S&P Global Ratings estimates the general government sector to be in a net asset position of 15% of GDP at year-end 2018. “The government’s net asset position will moderate somewhat over the period, as we expect it to post small deficits, issue commercial debt, and transfer less money into the UFRD. Currently the government has no commercial debt, though we expect it will access the capital markets soon. We include in our forecasts an expectation of $1 billion issuance a year until 2021, though the amount could be lower subject to the government’s policy decisions and market conditions. Also included in our forecasts is the issuance of local currency debt. The government plans to issue local currency debt in the coming quarters to build depth in the local market. It has not issued local currency debt since 2012,” the agency said.
“We estimate general government debt at US$8.5 billion (22% of GDP) at year-end 2018. General government debt is almost all external and denominated in foreign currency, making it susceptible to exchange rate movements. Most debt is from official creditors, of which about half is from bilateral creditors, with the two main creditors being China and Japan. Multilateral lenders, predominantly the Asian Development Bank and the World Bank, provide the other half. We include in our estimate of general government debt the US$2.5 billion (6.5% of GDP) in external debt of SOEs guaranteed by the government, due to the closeness of the government to the SOEs and the ongoing support for the SOEs from the government. General government debt service is low, due to its concessional nature. We estimate interest payments at 1.6% of revenues on average over our forecast period,” the rating company added.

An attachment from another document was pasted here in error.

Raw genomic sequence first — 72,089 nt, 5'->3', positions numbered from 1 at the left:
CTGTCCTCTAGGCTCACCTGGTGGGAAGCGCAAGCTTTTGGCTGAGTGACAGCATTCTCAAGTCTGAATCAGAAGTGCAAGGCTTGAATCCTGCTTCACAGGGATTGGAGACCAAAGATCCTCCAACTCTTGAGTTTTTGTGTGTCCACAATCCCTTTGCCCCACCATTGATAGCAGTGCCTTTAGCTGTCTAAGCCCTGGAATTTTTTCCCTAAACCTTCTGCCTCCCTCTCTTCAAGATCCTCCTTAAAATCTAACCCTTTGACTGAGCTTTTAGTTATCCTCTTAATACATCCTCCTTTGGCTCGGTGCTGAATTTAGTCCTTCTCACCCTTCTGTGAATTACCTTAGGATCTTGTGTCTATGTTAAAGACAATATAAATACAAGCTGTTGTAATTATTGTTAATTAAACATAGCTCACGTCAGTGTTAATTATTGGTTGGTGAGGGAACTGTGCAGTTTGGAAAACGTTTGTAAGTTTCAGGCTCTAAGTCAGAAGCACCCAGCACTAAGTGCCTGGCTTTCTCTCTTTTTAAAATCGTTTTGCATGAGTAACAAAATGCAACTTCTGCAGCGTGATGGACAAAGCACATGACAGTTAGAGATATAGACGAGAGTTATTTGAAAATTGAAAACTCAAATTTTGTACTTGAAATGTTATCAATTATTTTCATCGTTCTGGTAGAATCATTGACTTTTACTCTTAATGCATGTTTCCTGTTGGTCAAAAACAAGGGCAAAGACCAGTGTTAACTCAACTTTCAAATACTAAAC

S&P Global Ratings: “We view contingent liabilities to the government from the banking sector and other nonfinancial public enterprises as limited. We estimate total banking sector assets at 67% of GDP in 2018. We note, however, that in 2017 the government injected capital of approximately US$670 million (1.7% of GDP) from the UFRD into state-owned banks. The reform agenda of the government also emphasizes improving operations at noncompetitive SOEs.”